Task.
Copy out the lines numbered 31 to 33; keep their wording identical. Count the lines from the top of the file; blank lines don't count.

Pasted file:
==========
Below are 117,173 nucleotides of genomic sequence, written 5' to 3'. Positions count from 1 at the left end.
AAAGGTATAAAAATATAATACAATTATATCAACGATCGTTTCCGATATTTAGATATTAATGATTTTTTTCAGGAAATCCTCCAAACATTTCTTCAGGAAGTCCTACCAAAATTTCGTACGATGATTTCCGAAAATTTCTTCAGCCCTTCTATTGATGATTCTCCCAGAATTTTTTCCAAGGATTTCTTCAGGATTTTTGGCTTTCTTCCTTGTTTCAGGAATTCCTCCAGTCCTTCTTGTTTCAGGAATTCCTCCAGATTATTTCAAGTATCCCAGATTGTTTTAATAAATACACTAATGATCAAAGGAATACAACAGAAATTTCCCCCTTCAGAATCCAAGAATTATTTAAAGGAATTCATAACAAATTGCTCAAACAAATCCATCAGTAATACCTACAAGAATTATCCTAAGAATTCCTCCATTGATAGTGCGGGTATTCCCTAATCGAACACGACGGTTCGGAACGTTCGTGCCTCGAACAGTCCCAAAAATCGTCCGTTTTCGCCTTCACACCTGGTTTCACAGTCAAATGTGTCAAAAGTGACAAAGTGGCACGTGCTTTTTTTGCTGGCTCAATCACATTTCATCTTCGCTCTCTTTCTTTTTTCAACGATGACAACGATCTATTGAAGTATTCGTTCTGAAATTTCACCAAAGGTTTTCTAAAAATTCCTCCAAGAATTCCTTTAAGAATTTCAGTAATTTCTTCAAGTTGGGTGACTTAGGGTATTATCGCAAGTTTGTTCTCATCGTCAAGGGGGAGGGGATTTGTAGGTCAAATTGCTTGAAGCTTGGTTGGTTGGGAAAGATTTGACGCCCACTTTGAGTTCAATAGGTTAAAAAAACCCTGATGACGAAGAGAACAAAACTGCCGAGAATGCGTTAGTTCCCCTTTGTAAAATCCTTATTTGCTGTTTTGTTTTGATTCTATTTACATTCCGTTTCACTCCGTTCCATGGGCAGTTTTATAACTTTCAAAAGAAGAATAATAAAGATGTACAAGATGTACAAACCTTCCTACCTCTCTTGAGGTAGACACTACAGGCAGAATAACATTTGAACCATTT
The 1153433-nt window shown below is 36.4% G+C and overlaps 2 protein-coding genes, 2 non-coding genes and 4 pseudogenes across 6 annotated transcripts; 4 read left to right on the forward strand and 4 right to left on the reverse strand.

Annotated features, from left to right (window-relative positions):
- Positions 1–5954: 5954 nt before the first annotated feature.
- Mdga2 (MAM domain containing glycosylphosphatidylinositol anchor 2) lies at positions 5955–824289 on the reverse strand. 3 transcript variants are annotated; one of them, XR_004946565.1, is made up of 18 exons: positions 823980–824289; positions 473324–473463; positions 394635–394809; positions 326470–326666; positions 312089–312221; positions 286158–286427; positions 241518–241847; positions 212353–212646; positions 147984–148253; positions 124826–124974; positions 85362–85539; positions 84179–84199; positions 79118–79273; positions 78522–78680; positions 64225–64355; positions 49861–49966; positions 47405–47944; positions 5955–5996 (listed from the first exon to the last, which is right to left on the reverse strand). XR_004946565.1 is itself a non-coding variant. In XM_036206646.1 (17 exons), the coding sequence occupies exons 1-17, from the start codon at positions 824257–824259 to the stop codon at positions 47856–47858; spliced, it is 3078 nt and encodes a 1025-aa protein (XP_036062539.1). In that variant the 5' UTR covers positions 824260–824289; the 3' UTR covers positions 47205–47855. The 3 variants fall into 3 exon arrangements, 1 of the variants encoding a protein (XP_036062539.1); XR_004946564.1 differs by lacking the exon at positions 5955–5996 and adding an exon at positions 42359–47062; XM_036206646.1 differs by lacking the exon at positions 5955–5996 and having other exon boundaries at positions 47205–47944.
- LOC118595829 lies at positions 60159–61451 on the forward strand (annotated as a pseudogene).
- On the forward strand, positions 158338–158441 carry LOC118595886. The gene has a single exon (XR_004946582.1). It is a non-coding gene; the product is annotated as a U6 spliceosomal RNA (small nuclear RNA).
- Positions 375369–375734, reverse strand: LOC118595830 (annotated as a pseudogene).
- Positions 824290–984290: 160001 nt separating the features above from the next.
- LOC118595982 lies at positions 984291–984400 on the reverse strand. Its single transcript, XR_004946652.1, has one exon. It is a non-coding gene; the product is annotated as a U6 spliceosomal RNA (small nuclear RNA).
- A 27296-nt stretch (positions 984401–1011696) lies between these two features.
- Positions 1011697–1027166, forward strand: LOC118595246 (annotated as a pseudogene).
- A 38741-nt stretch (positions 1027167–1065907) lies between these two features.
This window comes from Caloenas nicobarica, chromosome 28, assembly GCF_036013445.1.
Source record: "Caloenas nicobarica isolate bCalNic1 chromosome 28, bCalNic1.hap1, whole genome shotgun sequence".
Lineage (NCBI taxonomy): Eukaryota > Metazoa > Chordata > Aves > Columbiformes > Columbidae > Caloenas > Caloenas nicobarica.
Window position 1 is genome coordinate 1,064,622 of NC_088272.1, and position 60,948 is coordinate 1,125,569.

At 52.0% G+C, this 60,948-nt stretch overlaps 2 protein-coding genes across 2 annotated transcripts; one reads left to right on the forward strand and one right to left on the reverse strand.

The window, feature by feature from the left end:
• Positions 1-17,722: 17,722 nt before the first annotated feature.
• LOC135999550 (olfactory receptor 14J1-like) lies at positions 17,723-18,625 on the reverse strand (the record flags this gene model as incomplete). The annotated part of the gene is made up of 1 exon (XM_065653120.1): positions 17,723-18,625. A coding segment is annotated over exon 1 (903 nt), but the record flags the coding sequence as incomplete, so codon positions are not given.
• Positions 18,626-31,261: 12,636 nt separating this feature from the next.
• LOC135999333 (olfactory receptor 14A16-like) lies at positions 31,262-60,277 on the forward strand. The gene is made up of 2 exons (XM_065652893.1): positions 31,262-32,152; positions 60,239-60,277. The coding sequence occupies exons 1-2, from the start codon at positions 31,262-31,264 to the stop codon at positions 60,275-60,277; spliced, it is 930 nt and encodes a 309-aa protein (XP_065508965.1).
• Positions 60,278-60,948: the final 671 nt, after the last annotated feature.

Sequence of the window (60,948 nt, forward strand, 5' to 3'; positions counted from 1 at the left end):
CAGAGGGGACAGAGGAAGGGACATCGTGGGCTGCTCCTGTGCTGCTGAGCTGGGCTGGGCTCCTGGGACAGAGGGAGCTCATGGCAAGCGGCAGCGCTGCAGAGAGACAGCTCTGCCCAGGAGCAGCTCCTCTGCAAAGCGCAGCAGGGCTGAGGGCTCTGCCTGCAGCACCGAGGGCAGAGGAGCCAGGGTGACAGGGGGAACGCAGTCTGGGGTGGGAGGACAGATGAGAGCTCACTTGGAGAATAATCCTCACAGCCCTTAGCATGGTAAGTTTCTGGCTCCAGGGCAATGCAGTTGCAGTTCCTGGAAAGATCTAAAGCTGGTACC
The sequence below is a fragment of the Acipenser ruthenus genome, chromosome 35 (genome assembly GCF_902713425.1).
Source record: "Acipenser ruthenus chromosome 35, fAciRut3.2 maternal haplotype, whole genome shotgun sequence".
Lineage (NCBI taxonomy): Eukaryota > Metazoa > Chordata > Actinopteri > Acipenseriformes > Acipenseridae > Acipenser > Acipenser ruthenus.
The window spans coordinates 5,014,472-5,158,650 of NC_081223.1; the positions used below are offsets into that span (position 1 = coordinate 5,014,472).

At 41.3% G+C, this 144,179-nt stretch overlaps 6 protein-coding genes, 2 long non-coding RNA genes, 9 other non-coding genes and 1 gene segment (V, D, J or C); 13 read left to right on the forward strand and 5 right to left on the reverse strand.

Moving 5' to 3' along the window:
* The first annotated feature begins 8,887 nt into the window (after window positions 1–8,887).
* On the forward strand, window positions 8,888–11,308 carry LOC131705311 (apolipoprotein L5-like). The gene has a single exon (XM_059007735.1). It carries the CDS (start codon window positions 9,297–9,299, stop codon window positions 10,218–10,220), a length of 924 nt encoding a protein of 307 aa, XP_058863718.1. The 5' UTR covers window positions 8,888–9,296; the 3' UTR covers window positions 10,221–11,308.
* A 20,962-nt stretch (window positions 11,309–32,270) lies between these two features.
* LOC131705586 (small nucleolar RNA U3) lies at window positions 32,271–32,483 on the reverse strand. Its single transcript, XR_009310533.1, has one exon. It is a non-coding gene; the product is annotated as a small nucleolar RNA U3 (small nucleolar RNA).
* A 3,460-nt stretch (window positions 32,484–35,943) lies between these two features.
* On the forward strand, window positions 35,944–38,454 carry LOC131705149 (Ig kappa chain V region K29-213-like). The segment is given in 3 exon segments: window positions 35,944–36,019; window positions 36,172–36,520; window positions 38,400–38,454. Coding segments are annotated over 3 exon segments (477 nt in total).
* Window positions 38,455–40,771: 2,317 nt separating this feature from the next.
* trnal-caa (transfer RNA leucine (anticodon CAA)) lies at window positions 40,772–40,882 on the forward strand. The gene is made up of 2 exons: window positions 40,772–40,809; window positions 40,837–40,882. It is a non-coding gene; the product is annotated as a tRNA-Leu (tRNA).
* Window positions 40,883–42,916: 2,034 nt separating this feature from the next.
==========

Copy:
The window spans coordinates 5,014,472-5,158,650 of NC_081223.1; the positions used below are offsets into that span (position 1 = coordinate 5,014,472).

At 41.3% G+C, this 144,179-nt stretch overlaps 6 protein-coding genes, 2 long non-coding RNA genes, 9 other non-coding genes and 1 gene segment (V, D, J or C); 13 read left to right on the forward strand and 5 right to left on the reverse strand.

Moving 5' to 3' along the window: